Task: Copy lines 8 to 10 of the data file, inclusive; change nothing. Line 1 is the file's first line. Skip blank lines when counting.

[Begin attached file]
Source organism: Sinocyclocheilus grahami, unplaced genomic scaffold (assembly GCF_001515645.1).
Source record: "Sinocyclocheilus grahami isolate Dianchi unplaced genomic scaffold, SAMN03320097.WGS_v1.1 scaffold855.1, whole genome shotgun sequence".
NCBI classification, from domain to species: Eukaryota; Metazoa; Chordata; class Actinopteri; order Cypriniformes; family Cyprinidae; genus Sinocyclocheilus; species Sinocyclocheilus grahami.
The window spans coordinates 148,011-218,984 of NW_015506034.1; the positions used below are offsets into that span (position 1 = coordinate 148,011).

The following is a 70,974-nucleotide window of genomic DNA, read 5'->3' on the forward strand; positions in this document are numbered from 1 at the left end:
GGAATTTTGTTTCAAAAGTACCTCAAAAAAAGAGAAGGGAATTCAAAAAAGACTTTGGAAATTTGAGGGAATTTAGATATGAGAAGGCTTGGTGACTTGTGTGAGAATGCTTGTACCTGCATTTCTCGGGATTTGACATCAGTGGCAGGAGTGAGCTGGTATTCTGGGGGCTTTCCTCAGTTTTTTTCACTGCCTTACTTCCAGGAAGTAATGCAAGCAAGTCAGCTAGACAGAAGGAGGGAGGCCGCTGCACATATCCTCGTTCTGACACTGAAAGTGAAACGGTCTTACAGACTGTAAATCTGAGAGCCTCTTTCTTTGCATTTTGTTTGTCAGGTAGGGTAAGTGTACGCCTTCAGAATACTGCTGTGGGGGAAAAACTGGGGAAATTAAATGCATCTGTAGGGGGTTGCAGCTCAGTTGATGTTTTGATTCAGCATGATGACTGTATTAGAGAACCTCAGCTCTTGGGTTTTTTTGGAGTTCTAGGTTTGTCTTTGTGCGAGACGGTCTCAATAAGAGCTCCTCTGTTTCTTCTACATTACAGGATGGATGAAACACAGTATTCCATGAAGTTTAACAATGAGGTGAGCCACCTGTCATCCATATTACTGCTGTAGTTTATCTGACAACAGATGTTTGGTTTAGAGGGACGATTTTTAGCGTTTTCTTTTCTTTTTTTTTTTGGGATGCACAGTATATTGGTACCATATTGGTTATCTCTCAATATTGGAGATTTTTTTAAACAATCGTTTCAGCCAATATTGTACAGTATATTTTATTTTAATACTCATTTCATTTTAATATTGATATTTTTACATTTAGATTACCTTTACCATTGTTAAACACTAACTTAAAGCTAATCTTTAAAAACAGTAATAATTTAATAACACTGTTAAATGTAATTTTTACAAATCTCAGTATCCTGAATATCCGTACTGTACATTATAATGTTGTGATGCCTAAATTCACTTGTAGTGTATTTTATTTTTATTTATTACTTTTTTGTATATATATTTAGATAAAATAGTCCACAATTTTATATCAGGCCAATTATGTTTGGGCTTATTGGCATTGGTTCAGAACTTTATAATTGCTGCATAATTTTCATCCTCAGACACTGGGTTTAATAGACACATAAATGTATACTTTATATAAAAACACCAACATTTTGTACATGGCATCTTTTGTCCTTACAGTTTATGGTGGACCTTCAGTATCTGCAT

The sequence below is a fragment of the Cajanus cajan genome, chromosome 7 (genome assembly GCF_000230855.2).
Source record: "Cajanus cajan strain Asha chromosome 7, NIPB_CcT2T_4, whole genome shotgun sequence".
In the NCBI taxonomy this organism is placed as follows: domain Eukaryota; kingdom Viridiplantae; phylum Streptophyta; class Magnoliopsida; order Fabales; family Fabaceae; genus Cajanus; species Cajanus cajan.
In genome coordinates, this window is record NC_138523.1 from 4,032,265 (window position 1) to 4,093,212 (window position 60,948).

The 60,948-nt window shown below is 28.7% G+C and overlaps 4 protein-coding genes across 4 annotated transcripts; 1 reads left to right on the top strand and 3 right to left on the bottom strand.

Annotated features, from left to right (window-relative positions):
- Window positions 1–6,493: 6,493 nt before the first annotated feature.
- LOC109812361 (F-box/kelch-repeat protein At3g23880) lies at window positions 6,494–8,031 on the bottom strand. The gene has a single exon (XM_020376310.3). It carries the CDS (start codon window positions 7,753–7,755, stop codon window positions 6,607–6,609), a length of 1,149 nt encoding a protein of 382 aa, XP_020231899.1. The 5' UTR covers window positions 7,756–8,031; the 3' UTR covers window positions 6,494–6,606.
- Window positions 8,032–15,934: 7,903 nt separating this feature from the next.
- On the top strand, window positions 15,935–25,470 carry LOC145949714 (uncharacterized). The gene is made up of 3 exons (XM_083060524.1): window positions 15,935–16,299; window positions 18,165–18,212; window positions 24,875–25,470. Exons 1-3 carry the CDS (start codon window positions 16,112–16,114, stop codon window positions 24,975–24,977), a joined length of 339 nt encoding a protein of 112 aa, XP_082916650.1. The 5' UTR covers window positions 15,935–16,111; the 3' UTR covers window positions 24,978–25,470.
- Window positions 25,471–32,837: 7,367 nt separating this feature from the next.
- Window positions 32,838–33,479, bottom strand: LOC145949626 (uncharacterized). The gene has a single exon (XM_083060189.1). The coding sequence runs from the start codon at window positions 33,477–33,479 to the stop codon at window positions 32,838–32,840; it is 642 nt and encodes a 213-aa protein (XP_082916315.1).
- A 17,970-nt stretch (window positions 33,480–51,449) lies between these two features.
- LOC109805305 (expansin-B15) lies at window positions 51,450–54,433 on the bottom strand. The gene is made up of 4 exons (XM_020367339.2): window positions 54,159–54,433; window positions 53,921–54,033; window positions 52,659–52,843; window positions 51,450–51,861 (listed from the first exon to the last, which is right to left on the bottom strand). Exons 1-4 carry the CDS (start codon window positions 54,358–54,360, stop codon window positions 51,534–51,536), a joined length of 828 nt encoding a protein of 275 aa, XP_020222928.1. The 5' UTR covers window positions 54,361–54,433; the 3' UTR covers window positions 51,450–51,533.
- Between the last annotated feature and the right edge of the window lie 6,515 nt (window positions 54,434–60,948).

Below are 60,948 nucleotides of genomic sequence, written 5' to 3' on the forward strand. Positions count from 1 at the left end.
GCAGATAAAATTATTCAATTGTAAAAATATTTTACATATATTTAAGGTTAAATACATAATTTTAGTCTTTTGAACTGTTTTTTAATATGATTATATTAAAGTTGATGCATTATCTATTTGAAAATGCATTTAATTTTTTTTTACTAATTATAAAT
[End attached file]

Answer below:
Source record: "Cajanus cajan strain Asha chromosome 7, NIPB_CcT2T_4, whole genome shotgun sequence".
In the NCBI taxonomy this organism is placed as follows: domain Eukaryota; kingdom Viridiplantae; phylum Streptophyta; class Magnoliopsida; order Fabales; family Fabaceae; genus Cajanus; species Cajanus cajan.
In genome coordinates, this window is record NC_138523.1 from 4,032,265 (window position 1) to 4,093,212 (window position 60,948).